In contrast, volume-related efficiencies achieved across the broader portfolio were more than offset by $164 million in higher costs associated with our decision to increase operating capability at Western Australia Iron Ore prior to the full ramp-up of expanded capacity. We will benefit from this spend in future periods.
The efficiencies we achieved to date will further support us through the second half of our financial year, as we continue to benefit from the release of latent capacity at Escondida and Queensland Coal, and the ongoing ramp-up of production at Western Australia Iron Ore. The $557 million decline in exploration and business development expenditure, which includes an overall reduction in expense and capitalized activity reflects the targeted nature of exploration program and the ongoing rationalization of nonessential expenditure. Greenfield minerals activity is now solely focused on advancing copper targets within Chile and Peru. While in petroleum, exploration is principally targeting high-value prospects in the Gulf of Mexico and offshore Western Australia.
The reduction in business development expenditure reflects the focused manner in which shareholder capital is being deployed across the business. For example, following the identification of substantial latent capacity in the Inner Harbour at Port Hedland, we have significantly reduced the spend associated with our Outer Harbour and West Africa iron ore development options.
In metallurgical coal, the persistent strength of the Australian dollar, higher royalties and weaker market outlook have also led to a reduction in business development expenditure. Our streamlined approach in this coal business is now focused on the successful delivery of projects in execution, along with the ongoing optimization of our existing operating footprint in Queensland and New South Wales.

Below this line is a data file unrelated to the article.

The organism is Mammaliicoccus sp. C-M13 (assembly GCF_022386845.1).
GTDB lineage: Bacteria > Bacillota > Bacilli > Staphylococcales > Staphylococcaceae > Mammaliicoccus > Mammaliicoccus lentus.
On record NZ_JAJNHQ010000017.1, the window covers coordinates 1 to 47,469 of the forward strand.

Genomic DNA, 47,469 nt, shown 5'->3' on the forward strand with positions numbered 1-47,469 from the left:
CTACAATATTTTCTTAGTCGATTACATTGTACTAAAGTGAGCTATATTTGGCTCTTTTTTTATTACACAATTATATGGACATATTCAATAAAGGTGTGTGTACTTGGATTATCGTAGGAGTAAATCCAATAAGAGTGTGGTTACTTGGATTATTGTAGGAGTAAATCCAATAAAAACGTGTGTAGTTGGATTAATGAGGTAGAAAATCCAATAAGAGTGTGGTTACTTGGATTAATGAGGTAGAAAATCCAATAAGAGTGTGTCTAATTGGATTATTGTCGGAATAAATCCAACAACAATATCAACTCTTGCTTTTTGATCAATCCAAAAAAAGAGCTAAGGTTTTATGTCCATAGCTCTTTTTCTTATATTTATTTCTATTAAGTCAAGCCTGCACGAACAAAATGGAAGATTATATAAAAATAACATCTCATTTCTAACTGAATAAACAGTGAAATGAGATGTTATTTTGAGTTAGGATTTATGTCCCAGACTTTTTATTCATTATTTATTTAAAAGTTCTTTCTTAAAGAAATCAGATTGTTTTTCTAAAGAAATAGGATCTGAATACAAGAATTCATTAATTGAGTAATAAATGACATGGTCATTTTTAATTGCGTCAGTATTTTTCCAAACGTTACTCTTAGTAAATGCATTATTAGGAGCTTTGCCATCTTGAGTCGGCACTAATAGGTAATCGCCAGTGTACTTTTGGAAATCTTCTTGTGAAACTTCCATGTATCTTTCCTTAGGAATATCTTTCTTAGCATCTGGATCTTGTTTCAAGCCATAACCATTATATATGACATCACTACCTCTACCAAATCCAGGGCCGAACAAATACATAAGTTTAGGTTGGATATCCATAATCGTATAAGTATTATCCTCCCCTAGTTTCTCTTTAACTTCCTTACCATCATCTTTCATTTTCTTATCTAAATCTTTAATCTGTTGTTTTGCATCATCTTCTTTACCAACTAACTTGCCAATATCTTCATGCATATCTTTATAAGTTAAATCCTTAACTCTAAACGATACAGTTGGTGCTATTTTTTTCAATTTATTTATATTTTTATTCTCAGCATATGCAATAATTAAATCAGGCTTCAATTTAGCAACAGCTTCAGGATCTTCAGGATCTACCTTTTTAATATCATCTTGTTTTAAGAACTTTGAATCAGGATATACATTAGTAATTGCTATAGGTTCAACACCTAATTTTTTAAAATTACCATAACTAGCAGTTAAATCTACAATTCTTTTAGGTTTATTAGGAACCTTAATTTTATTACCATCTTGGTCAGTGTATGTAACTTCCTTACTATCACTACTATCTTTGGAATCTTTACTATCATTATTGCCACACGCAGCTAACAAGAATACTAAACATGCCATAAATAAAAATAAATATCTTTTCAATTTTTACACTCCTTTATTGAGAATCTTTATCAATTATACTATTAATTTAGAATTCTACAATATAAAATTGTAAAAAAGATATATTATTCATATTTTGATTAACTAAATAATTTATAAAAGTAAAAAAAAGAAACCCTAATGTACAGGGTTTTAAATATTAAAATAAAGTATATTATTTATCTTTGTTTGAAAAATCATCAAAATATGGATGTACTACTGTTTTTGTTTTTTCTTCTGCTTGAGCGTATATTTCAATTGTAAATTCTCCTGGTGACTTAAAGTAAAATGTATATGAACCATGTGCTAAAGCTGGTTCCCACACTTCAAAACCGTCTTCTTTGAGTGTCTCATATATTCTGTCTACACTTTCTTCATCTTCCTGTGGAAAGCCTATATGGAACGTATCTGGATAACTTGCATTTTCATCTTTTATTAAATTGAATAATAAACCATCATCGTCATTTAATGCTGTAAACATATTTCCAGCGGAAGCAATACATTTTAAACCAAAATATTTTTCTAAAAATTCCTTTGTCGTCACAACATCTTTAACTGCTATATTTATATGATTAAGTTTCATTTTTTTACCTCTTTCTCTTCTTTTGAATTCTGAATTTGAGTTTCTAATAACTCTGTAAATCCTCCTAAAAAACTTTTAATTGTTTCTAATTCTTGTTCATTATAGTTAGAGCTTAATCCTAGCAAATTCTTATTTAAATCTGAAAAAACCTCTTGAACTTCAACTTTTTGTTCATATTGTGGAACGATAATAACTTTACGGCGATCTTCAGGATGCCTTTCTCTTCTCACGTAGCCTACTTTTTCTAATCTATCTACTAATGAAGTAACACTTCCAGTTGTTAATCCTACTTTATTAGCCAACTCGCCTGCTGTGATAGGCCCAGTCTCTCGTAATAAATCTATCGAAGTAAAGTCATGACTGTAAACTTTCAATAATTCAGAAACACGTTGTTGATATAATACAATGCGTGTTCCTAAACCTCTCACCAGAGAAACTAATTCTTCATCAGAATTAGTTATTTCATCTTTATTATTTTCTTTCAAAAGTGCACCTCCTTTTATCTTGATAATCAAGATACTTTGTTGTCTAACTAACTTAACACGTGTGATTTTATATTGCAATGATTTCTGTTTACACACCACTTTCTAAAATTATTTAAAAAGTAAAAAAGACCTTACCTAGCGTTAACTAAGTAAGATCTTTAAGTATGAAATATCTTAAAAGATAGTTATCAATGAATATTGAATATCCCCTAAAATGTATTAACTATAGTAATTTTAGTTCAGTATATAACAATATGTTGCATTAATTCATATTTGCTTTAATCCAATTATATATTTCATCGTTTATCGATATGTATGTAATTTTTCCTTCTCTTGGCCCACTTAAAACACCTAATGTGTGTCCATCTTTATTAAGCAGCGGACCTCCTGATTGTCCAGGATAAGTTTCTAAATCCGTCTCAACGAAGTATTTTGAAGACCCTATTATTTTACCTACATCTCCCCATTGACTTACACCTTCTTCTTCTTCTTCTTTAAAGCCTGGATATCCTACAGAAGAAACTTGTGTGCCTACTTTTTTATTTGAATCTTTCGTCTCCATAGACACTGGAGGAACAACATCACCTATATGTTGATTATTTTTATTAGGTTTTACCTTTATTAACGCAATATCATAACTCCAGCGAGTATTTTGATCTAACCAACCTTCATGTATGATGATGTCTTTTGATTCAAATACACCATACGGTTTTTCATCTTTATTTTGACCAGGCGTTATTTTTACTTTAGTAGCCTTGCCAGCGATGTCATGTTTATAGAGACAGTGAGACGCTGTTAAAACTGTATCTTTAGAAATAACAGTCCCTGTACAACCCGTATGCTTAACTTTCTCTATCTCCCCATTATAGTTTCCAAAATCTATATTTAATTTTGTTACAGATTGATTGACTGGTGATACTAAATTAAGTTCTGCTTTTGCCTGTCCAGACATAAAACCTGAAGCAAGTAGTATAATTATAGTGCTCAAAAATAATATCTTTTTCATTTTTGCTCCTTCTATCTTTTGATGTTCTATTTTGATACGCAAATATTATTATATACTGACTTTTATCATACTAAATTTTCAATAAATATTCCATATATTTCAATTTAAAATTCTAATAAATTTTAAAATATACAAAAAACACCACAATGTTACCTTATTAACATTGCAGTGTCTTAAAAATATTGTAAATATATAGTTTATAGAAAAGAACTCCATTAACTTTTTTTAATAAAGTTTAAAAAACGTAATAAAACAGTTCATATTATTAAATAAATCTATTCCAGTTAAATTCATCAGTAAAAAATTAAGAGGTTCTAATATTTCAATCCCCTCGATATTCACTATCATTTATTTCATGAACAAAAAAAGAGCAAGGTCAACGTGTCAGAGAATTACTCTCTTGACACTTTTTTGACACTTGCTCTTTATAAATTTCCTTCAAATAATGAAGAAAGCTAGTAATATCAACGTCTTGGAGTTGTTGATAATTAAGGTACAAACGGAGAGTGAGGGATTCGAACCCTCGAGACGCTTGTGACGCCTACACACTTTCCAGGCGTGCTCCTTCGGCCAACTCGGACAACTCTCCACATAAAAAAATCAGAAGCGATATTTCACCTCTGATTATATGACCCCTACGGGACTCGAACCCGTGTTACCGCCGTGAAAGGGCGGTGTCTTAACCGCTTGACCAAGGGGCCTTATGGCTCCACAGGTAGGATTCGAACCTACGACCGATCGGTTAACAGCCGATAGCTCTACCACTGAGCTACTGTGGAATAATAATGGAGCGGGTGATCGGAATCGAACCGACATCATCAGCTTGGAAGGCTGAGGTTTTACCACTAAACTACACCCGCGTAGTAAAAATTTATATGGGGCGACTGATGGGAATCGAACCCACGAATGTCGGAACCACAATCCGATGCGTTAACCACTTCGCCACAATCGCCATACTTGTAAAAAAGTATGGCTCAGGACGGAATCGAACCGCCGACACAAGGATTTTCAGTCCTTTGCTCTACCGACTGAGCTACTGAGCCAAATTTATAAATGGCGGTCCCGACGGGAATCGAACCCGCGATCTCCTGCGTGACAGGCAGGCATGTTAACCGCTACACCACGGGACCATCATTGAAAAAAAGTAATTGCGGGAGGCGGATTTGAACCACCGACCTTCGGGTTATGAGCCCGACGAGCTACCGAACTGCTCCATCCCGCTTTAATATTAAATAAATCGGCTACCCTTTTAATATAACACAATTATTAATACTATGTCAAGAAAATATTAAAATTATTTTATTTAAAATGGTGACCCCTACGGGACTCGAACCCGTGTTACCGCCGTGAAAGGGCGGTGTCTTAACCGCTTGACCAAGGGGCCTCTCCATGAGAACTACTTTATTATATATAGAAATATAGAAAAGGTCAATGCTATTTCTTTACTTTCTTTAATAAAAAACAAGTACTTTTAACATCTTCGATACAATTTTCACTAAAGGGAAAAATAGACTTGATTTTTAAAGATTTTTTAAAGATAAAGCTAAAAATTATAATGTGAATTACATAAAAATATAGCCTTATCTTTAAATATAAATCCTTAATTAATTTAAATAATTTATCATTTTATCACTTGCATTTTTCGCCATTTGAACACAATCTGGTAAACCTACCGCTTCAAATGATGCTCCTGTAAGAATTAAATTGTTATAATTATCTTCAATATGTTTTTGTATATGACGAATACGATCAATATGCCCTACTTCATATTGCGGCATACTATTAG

Finally, I should note that price-linked costs declined by $270 million during the period, largely reflecting a reduction in royalty-related payments in our iron ore and metallurgical coal business. This is partially offset by a $98 million increase in fuel and energy input costs. If I include price-linked and fuel and energy costs, which we deem to be uncontrollable, the total cash cost savings of the period equates to over $2.2 billion on an annualized basis.
Therefore, in summary, our early recognition of challenges facing the industry has enabled us to act decisively, and I'm pleased to report the real progress we have made in delivering a $1.9 billion annualized reduction in controllable cash costs. In talking to you about cost savings, I hope you have noted the emphasis on delivery, not aspiration, and our effort to be fully transparent. Clearly, I think it is important that our shareholders can track our performance in this area, given its potential to become a substantial value driver for the company.
Looking ahead, reducing our discretionary spend and overhead costs will remain a core objective, along with the continued safety of our people and delivery of high-margin production growth as these priorities are the key measures of success for this management team.
Now I would like to highlight some other factors in our financial results so they're often difficult to model. As I touched upon earlier, exchange rate movements had a negative impact on our underlying EBIT during the period. This Australian dollar strengthened in December 2012 half year despite a significant decline in average iron ore and coal prices, while the Chilean peso continued to reflect the compelling longer-term fundamentals of the copper market. The period end restatement of monetary items in the balance sheet associated with the general strength of these and other producer currencies reduced underlying EBIT by $574 million. It is important to note that in a stable currency environment, this significant reduction to earnings would not reoccur and overtime, should unwind as producer currencies may revert.